Cooperative Extension San Joaquin County
University of California
Cooperative Extension San Joaquin County

Posts Tagged: pollinator garden

Why Dead Bees Can Sting

A California scrub jay nails a honey bee. (Photo by Kathy Keatley Garvey)

Can dead bees sting? Yes, they can. Here's the scenario: Our pollinator garden is buzzing with the sights and sounds of honey bees.  Ah, spring! A few feet away, California scrub jays are nesting in the cherry laurel hedges. They leave periodically...

A California scrub jay nails a honey bee. (Photo by Kathy Keatley Garvey)
A California scrub jay nails a honey bee. (Photo by Kathy Keatley Garvey)

A California scrub jay nails a honey bee. (Photo by Kathy Keatley Garvey)

The California scrub jay decapitates the honey bee, avoiding the abdomen with the stinger. (Photo by Kathy Keatley Garvey)
The California scrub jay decapitates the honey bee, avoiding the abdomen with the stinger. (Photo by Kathy Keatley Garvey)

The California scrub jay decapitates the honey bee, avoiding the abdomen with the stinger. (Photo by Kathy Keatley Garvey)

This is what was left of the honey bee from the photos above. (Photo by Kathy Keatley Garvey)
This is what was left of the honey bee from the photos above. (Photo by Kathy Keatley Garvey)

This is what was left of the honey bee from the photos above. (Photo by Kathy Keatley Garvey)

On UC Davis Picnic Day, scrub jays had a picnic of their own in the author's yard, decapitating honey bees, and leaving behind the abdomens. Note the stingers. (Photo by Kathy Keatley Garvey)
On UC Davis Picnic Day, scrub jays had a picnic of their own in the author's yard, decapitating honey bees, and leaving behind the abdomens. Note the stingers. (Photo by Kathy Keatley Garvey)

On UC Davis Picnic Day, scrub jays had a picnic of their own in the author's yard, decapitating honey bees, and leaving behind the abdomens. Note the stingers. (Photo by Kathy Keatley Garvey)

Posted on Tuesday, April 25, 2017 at 4:39 PM

It's Mine; Not Yours!

A male longhorned bee, Melissodes agilis (as identified by Robbin Thorp, distinguished emeritus professor, UC Davis Department of Entomology and Nematology) targets a male monarch on a Mexican sunflower. (Photo by Kathy Keatley Garvey)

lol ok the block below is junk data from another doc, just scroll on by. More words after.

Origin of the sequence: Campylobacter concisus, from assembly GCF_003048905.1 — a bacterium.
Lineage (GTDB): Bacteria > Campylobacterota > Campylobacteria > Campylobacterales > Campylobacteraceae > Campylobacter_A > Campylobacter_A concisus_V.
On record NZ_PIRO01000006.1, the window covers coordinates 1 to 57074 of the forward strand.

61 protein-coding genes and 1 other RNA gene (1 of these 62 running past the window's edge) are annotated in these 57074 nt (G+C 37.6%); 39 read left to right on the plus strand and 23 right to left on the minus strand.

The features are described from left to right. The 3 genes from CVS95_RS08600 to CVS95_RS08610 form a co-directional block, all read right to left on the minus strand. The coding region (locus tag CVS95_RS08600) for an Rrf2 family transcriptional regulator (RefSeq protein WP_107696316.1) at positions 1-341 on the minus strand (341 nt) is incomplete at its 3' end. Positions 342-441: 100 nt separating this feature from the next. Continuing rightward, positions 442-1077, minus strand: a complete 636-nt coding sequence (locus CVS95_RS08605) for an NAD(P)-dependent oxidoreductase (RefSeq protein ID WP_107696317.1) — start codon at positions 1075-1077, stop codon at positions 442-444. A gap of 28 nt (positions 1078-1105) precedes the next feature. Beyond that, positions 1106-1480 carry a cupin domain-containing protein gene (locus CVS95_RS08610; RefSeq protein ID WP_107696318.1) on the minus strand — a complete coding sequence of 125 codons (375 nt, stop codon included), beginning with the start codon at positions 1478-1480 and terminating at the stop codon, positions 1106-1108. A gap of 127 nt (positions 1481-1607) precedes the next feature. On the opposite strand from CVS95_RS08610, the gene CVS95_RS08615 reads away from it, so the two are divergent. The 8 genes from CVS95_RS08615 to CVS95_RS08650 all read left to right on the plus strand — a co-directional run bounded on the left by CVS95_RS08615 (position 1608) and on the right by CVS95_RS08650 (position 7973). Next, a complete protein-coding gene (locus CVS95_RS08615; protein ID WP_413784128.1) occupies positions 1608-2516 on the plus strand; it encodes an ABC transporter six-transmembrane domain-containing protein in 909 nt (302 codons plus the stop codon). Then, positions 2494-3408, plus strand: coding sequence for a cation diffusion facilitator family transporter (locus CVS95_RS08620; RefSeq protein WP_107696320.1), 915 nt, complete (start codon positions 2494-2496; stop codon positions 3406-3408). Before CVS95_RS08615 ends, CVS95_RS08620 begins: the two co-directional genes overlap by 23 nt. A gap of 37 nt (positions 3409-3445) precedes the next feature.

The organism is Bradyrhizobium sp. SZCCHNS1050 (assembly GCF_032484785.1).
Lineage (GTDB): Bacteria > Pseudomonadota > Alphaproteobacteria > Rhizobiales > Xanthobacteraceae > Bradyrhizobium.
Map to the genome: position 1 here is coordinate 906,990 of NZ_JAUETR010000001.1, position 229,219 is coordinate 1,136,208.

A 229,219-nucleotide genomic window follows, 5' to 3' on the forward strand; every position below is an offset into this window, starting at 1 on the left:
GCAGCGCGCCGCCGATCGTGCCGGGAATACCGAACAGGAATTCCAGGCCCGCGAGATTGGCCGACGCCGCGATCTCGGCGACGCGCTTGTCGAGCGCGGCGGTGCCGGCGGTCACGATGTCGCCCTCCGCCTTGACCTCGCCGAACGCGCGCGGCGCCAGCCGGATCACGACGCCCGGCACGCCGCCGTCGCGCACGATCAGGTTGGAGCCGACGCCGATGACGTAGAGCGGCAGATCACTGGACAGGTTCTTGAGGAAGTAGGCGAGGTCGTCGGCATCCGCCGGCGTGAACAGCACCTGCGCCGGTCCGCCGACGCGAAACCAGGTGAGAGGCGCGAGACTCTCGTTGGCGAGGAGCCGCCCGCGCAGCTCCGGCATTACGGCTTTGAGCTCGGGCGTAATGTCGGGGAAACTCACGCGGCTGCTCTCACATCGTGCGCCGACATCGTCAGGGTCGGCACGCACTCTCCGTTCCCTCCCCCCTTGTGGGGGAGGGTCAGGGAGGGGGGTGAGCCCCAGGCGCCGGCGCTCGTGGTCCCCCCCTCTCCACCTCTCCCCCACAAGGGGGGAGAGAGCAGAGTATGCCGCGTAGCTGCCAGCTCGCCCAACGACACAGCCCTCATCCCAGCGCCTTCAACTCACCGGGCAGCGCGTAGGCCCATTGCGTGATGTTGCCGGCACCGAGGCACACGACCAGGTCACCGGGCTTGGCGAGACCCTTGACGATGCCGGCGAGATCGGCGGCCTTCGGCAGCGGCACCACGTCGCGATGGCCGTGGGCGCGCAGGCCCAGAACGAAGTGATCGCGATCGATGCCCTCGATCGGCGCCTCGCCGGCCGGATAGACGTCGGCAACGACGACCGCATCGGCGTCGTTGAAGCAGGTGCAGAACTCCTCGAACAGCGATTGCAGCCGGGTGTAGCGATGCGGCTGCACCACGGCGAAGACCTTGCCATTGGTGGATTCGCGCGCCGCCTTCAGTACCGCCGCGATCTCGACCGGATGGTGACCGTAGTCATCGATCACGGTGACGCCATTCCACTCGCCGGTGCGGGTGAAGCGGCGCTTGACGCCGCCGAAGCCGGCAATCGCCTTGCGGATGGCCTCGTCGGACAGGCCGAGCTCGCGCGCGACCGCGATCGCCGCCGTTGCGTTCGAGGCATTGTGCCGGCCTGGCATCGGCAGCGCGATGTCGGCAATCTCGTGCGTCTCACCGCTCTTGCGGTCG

So here's this hungry male monarch butterfly sipping nectar from a Mexican sunflower (Tithonia rotundifolia "Torch"). He's sipping, sipping, sipping. He's minding his own business. He's tending to his own needs. It's a good day in the pollinator...

A male longhorned bee, Melissodes agilis (as identified by Robbin Thorp, distinguished emeritus professor, UC Davis Department of Entomology and Nematology) targets a male monarch on a Mexican sunflower. (Photo by Kathy Keatley Garvey)
A male longhorned bee, Melissodes agilis (as identified by Robbin Thorp, distinguished emeritus professor, UC Davis Department of Entomology and Nematology) targets a male monarch on a Mexican sunflower. (Photo by Kathy Keatley Garvey)

A male longhorned bee, Melissodes agilis (as identified by Robbin Thorp, distinguished emeritus professor, UC Davis Department of Entomology and Nematology) targets a male monarch on a Mexican sunflower. (Photo by Kathy Keatley Garvey)

I'm coming at you! The male Melissodes agilis returns to claim his territory. (Photo by Kathy Keatley Garvey)
I'm coming at you! The male Melissodes agilis returns to claim his territory. (Photo by Kathy Keatley Garvey)

I'm coming at you! The male Melissodes agilis returns to claim his territory. (Photo by Kathy Keatley Garvey)

The longhorned bee, Melissodes agilis, does a barrel roll and attempts again to push the monarch off the Mexican sunflower.  (Photo by Kathy Keatley Garvey)
The longhorned bee, Melissodes agilis, does a barrel roll and attempts again to push the monarch off the Mexican sunflower. (Photo by Kathy Keatley Garvey)

The longhorned bee, Melissodes agilis, does a barrel roll and attempts again to push the monarch off the Mexican sunflower. (Photo by Kathy Keatley Garvey)

Posted on Tuesday, June 28, 2016 at 6:01 PM

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